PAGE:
The BPIC Act intended to decrease litigation costs by prescribing methods for how the first drug manufacturer, known as the reference product sponsor (RPS), handles intellectual property issues with subsequent biologic makers that utilize the RPS’s process for developing a similar biologic. This process is known as the patent dance and the similar biologic is called a biosimilar. Some examples of biosimilars are Amjevita and Cyltezo, both are based on Humira and used to treat rheumatoid arthritis.

The patent dance will begin when the manufacturer of a biosimilar submits an application with the Food and Drug Administration (FDA). The BPCI Act requires the biosimilar manufacturer to provide the RPS with information on how the biosimilar was produced so that the RPS can determine which patents, if any, the biosimilar will infringe upon. The two parties then go back and forth on which patents are infringed upon. The BPCI Act allows for the parties to litigate the patent infringement issues before the biosimilar is on the market. This is done so litigation occurs quickly and efficiently, thereby decreasing the cost of the biosimilar for consumers.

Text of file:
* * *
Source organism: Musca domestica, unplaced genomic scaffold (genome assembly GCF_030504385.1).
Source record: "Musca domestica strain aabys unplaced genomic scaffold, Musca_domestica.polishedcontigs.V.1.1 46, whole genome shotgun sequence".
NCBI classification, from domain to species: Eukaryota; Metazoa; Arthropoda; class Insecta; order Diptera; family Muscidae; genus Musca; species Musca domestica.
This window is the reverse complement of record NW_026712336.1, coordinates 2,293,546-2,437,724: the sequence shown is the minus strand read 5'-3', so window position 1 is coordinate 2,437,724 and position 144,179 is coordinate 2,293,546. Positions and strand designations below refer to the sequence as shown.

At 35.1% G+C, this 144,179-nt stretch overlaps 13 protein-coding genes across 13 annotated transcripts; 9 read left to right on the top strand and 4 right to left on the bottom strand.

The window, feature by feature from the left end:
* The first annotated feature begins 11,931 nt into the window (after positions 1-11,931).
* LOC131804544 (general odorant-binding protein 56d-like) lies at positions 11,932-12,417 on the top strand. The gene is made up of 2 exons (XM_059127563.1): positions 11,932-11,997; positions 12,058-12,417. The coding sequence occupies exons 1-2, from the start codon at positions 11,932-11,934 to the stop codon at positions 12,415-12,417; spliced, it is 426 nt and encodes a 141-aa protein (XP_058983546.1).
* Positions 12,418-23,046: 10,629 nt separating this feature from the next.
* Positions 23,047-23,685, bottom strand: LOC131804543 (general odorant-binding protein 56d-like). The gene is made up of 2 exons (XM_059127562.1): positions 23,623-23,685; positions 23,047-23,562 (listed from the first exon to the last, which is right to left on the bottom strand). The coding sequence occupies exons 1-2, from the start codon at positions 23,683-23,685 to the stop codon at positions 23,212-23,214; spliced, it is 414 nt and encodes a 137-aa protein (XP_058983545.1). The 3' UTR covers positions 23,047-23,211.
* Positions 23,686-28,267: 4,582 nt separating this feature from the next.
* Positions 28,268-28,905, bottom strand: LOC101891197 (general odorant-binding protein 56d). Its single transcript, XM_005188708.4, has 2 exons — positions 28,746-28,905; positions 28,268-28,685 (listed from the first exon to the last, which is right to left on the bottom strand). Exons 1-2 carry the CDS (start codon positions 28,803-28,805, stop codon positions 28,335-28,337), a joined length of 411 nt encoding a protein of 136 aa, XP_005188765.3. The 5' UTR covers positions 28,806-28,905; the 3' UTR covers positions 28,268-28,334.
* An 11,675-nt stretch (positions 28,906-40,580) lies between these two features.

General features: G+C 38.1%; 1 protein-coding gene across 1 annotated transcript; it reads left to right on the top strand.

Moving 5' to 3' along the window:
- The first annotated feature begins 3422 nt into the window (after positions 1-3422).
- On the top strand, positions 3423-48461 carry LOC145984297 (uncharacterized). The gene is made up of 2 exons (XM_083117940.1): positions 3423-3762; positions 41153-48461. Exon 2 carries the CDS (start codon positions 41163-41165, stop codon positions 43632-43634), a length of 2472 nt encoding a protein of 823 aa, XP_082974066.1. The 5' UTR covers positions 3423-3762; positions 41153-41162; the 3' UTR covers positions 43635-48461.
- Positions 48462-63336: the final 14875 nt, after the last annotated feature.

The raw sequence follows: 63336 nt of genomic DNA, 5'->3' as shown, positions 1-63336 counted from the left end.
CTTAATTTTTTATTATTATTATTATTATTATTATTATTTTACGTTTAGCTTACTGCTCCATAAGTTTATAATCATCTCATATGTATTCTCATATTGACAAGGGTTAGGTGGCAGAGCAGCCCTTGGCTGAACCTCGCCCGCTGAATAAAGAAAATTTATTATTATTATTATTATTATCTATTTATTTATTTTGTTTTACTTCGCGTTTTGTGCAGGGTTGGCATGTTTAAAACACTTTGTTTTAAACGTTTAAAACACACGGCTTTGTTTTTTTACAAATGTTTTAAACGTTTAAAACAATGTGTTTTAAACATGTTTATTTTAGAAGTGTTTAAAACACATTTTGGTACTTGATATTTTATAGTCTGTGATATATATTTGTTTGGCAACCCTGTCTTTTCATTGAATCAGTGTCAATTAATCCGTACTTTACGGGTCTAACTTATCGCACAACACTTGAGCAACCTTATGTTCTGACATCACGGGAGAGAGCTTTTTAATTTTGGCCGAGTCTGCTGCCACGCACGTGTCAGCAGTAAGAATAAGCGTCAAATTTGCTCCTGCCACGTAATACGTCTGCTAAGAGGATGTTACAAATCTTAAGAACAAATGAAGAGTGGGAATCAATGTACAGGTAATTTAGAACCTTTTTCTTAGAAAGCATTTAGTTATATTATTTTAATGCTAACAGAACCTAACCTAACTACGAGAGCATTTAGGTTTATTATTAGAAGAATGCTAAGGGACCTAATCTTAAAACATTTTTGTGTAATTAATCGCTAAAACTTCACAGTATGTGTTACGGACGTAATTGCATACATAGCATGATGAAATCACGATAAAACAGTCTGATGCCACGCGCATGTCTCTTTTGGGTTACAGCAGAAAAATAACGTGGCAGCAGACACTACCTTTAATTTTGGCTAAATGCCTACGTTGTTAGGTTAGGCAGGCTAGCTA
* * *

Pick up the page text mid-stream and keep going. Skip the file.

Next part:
Litigation over biosimilars, however, has not been decreased. Instead, there is increased litigation, as makers of biosimilars refuse to “dance” so to speak by not disclosing their method of making the biosimilar to the RPS. In such cases, the RPS sues the biosimilar maker for not following provisions of the BPCI Act, such as in the recent Supreme Court case Sandoz Inc. v. Amgen Inc. There, the court held that the BPCI Act required the biosimilar maker to disclose the method for making the biosimilar to the RPS. If the biosimilar maker failed to disclose the required information, however, the court held that federal law did not allow for the RPS to obtain an injunction to force disclosure. The court noted that an injunction to enforce disclosure may be possible through state law and remanded the case for further decisions on whether state law provided an injunction. The case on remand remains to be decided.